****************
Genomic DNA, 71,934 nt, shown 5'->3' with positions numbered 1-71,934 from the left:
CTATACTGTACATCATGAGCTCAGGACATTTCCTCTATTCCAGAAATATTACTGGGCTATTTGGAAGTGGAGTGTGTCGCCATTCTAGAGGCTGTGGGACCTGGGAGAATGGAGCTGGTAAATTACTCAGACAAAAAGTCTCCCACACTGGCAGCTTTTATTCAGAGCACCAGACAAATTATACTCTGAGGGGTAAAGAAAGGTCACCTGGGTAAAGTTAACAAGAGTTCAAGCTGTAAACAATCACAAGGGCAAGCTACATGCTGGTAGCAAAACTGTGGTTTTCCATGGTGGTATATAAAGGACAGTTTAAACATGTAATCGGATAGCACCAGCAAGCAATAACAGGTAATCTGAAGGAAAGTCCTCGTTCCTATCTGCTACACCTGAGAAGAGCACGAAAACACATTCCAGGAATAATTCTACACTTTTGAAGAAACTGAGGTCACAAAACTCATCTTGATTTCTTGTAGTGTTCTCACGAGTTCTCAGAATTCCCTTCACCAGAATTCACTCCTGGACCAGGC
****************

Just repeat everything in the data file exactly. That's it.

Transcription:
Genomic DNA, 71,934 nt, shown 5'->3' with positions numbered 1-71,934 from the left:
CTATACTGTACATCATGAGCTCAGGACATTTCCTCTATTCCAGAAATATTACTGGGCTATTTGGAAGTGGAGTGTGTCGCCATTCTAGAGGCTGTGGGACCTGGGAGAATGGAGCTGGTAAATTACTCAGACAAAAAGTCTCCCACACTGGCAGCTTTTATTCAGAGCACCAGACAAATTATACTCTGAGGGGTAAAGAAAGGTCACCTGGGTAAAGTTAACAAGAGTTCAAGCTGTAAACAATCACAAGGGCAAGCTACATGCTGGTAGCAAAACTGTGGTTTTCCATGGTGGTATATAAAGGACAGTTTAAACATGTAATCGGATAGCACCAGCAAGCAATAACAGGTAATCTGAAGGAAAGTCCTCGTTCCTATCTGCTACACCTGAGAAGAGCACGAAAACACATTCCAGGAATAATTCTACACTTTTGAAGAAACTGAGGTCACAAAACTCATCTTGATTTCTTGTAGTGTTCTCACGAGTTCTCAGAATTCCCTTCACCAGAATTCACTCCTGGACCAGGC